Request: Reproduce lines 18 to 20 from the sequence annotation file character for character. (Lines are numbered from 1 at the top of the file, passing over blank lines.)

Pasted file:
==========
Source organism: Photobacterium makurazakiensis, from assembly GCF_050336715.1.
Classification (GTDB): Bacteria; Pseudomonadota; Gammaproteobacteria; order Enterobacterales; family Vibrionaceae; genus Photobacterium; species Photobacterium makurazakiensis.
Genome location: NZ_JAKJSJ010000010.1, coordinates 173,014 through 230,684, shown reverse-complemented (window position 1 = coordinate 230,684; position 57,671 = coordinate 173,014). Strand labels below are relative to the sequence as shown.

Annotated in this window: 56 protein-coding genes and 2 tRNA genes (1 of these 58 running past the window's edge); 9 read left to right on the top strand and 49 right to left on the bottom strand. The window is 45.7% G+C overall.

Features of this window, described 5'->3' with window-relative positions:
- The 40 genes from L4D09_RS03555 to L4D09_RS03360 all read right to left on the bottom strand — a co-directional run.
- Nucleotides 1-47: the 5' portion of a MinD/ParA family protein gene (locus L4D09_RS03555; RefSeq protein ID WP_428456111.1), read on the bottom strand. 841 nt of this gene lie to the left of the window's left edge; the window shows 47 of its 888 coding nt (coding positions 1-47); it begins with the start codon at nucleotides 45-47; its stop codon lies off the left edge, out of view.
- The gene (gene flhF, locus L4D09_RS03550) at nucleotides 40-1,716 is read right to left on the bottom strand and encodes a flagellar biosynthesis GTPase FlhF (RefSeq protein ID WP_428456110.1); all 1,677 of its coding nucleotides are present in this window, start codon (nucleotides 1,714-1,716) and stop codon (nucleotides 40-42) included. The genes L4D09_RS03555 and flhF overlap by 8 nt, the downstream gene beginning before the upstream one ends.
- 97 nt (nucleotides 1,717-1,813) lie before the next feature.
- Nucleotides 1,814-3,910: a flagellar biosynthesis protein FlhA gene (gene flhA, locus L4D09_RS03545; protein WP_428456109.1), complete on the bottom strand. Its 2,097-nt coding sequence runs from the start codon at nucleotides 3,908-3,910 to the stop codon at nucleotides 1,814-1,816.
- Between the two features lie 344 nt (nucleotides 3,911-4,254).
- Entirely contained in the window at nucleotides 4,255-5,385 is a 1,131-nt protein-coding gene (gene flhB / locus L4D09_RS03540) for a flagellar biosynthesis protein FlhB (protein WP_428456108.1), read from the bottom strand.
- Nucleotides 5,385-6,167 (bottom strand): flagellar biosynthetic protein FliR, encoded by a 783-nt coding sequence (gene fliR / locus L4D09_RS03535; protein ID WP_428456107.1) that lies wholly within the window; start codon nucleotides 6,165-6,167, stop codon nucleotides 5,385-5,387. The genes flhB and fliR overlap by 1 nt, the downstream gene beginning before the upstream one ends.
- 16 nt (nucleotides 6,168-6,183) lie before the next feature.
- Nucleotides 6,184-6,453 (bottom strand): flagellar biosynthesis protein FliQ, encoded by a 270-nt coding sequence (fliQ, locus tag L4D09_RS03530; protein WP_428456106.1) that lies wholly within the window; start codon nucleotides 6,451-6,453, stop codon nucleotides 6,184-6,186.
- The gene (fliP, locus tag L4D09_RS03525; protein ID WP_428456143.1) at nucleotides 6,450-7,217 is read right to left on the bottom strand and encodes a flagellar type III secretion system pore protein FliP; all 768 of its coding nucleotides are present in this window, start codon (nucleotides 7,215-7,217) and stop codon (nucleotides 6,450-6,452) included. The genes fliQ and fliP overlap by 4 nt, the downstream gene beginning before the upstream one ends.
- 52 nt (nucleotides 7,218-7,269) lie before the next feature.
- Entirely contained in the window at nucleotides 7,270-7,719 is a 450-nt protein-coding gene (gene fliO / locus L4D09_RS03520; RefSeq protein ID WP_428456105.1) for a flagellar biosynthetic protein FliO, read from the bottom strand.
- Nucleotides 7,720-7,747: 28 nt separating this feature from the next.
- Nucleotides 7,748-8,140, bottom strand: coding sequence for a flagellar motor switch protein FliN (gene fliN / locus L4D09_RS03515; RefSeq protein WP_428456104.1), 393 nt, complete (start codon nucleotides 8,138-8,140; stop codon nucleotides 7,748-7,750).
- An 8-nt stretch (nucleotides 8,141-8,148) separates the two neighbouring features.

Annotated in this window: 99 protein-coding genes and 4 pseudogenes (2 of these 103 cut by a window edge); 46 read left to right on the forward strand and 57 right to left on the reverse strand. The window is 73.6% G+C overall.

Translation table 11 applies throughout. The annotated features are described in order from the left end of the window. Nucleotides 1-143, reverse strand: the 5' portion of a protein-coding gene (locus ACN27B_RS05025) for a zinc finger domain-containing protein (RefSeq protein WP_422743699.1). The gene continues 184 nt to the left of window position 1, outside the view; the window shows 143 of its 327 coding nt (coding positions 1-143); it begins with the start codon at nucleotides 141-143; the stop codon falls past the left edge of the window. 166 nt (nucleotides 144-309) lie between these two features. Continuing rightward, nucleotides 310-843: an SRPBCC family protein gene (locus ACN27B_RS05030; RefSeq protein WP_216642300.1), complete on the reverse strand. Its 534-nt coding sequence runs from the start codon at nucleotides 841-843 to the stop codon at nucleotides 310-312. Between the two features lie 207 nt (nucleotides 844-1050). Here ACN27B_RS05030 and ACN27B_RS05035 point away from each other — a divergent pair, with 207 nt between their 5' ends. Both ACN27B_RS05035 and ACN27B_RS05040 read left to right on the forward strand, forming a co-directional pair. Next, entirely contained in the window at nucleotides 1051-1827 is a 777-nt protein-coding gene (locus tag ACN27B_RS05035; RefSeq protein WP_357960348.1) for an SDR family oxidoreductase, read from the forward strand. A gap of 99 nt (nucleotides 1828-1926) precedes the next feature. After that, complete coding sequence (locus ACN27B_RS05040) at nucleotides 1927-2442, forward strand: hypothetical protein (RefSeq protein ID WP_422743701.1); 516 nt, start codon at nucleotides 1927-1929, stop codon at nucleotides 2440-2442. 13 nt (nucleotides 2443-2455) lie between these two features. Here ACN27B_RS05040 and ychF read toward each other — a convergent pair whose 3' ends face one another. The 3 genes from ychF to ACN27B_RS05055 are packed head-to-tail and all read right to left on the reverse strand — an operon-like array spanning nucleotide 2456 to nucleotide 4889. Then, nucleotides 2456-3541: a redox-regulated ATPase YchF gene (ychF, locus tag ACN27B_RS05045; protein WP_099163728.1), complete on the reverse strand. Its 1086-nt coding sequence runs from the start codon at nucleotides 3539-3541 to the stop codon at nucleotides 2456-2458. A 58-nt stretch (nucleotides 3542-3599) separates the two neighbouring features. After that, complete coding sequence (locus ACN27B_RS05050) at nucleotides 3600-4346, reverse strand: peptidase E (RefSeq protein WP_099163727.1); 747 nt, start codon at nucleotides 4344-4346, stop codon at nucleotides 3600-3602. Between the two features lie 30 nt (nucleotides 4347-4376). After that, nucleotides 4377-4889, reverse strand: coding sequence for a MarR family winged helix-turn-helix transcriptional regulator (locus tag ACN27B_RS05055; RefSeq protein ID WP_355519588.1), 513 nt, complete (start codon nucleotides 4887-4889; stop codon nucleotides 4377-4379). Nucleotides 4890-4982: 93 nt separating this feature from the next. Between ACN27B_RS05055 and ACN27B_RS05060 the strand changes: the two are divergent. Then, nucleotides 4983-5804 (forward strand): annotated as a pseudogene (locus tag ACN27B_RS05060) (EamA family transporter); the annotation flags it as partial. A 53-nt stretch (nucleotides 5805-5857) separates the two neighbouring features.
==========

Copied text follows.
- Entirely contained in the window at nucleotides 7,270-7,719 is a 450-nt protein-coding gene (gene fliO / locus L4D09_RS03520; RefSeq protein ID WP_428456105.1) for a flagellar biosynthetic protein FliO, read from the bottom strand.
- Nucleotides 7,720-7,747: 28 nt separating this feature from the next.
- Nucleotides 7,748-8,140, bottom strand: coding sequence for a flagellar motor switch protein FliN (gene fliN / locus L4D09_RS03515; RefSeq protein WP_428456104.1), 393 nt, complete (start codon nucleotides 8,138-8,140; stop codon nucleotides 7,748-7,750).